The World Health Organization widely known for its humanitarian work across the globe has been caught up in a global storm that threatens its integrity. A commission set up by the agency found out that a substantial number of women were sexually abused in exchange for jobs during the Ebola pandemic mission visit to Congo.
Most of these victims were Congolese nationals whilst some were foreigners. Reports came out that most of the agency's employees were trading sex as a mechanism to progress inside the employment chain. The report which was published following the commission's investigation noted that most victims were exploited due to their precarious economic status.
Nadira, an activist that was based in Beni has reported that “ to get ahead in the job, you had to have sex, everyone had sex in exchange for something. It was very common” she continued “ I was even offered sex if l wanted to get a basin of water to wash in the base camp where we were staying”
WHO director Dr. Tedros Adhanom Ghebreyesus has apologized to eh victims and committed that the agency will undertake a wholesale reform of policies and processes” to address cases of abuse and errant exploitation in the organization.
He said, "What happened to you should never happen to anyone. It is inexcusable. It is my top priority to ensure that the perpetrators are not excused but are held to account”. speaking on the issue, he also added that the agency would undertake a "wholesale reform of our structures and culture"
The response from W.H.O has attracted mixed feelings.
Esperence Kazi, coordinator of women's rights group 'One Girl One Leader' in Beni has welcomed this response urging "WHO to continue and show the community that its personnel who abused women and their daughters in our community have been genuinely, severely punished”.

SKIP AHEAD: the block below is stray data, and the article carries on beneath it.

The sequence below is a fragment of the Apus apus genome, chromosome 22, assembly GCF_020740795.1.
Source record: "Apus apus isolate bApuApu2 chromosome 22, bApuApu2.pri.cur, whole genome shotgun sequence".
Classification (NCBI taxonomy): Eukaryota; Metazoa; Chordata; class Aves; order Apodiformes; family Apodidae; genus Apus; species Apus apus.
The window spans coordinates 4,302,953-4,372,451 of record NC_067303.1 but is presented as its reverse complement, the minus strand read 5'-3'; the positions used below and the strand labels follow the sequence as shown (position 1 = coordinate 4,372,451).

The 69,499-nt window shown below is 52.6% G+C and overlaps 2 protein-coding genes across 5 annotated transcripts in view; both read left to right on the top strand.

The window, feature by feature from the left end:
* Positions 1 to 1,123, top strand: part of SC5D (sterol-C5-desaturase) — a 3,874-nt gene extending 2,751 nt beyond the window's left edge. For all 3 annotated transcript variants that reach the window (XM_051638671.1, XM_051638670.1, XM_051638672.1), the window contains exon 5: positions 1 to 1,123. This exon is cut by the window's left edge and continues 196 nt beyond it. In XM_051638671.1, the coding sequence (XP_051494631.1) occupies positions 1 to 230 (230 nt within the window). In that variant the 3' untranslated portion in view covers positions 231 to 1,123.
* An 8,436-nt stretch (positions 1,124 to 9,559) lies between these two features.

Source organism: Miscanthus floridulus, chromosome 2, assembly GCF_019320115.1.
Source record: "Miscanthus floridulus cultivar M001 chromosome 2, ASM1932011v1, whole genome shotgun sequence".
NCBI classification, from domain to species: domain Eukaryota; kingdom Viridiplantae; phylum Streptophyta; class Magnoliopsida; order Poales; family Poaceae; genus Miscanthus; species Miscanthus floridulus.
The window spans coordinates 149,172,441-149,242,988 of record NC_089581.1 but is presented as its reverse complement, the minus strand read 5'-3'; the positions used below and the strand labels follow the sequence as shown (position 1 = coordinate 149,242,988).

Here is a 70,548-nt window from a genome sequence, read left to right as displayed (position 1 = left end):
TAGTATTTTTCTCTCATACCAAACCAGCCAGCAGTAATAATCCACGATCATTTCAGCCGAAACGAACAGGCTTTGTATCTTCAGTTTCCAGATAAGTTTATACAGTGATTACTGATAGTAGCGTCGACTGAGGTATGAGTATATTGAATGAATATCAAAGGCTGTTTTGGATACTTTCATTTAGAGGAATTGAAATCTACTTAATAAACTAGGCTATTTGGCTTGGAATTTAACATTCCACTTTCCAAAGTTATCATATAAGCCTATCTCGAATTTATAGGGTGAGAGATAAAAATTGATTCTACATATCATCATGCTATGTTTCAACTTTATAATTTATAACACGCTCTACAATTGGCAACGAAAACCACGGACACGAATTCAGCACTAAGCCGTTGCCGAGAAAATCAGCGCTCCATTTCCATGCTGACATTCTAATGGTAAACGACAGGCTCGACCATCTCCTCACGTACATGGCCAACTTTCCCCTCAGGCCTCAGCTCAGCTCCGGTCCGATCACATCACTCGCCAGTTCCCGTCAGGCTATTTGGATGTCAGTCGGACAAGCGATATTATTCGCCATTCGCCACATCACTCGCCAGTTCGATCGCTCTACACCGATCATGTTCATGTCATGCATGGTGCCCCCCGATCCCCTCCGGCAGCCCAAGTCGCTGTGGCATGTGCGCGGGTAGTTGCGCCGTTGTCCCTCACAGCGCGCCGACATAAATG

However, the question that remains is whether the existing training framework for its employees is sufficient to curb the number of abuses occurring. This comes at a point where there is no certainty regarding the prosecution of the offenders. The prosecution is essentially meant to deter further criminal conduct. Whilst it might still be premature to comment on the prosecution of offenders at this stage, there is a growing feeling that the offenders might go unscathed or rather with very minimal punishment.
Although this is preferable, one cannot overlook the challenges that exist in the effective prosecution of offenders. There will require cooperation with the national prosecution authority in the country, something that might take longer depending on how the local authorities cooperate and show the will to prosecute.
However, the events should serve as an important lesson that big organizations need to constantly review their training framework to ensure that it keeps in line with good policies. N doubt that the organization isn’t the first to face such a scandal at this level. The catholic church has recently been hit by a wave of scandals with some priests allegedly sexually abusing vulnerable children. The response from W.H.O is welcome. However, more can be done regarding the prosecution of offenders.